Grants-in-Aid for Scientific Research


From January 2009, this corner is provided as one of the Grant-in-Aid for Scientific Research (KAKENHI) Program's PR initiatives. It posts essays by researchers who are or have conducted research using KAKENHI, in which they express their views and wishes regarding the program.

Each month, one researcher will be asked to write an essay for this corner.

 No.81 (Oct.2015)

Personal Reflections on the Grants-in-Aid for Scientific Research

Daisuke Uemura
Daisuke Uemura
Professor, Faculty of Science, Kanagawa University;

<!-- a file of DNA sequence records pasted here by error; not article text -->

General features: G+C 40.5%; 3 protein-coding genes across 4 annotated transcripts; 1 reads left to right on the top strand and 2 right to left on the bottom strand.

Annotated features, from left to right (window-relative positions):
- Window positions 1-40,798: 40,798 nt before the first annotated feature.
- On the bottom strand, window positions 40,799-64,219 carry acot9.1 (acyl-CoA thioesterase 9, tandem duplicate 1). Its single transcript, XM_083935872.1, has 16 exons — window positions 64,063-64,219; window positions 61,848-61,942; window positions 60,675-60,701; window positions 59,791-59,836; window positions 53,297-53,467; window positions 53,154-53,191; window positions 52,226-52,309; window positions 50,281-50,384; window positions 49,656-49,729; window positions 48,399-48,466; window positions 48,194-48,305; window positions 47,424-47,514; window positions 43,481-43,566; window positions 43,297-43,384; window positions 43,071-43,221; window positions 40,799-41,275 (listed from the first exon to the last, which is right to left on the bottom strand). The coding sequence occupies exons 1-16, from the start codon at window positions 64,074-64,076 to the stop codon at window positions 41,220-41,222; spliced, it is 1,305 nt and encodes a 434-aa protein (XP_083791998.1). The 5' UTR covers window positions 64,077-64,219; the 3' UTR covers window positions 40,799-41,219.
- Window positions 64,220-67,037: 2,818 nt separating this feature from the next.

Professor Emeritus, Nagoya University;
Auditor, Kanazawa University

Research Theme Implemented in FY2015:
Search for new compounds with a focus on marine sponge-derived culture-resistant symbiotic bacteria (Grant-in-Aid for Scientific Research (A))

 My over-40-year research career is approaching its end. I can continue with my research for a while longer, but I will be moving on from my role as an educator and in particular, from the training and education of graduate students. At a fortunate moment, I was approached with a request that I write an essay on the Grants-in-Aid for Scientific Research (Kakenhi) program. As someone that has always been deeply grateful for the research grant system and the benefits it has provided over many years, I had not a single reason to turn down that request, and in fact, I accepted it with pleasure. Accordingly, in this essay I have attempted to organize my thoughts about this system and my feelings of gratitude.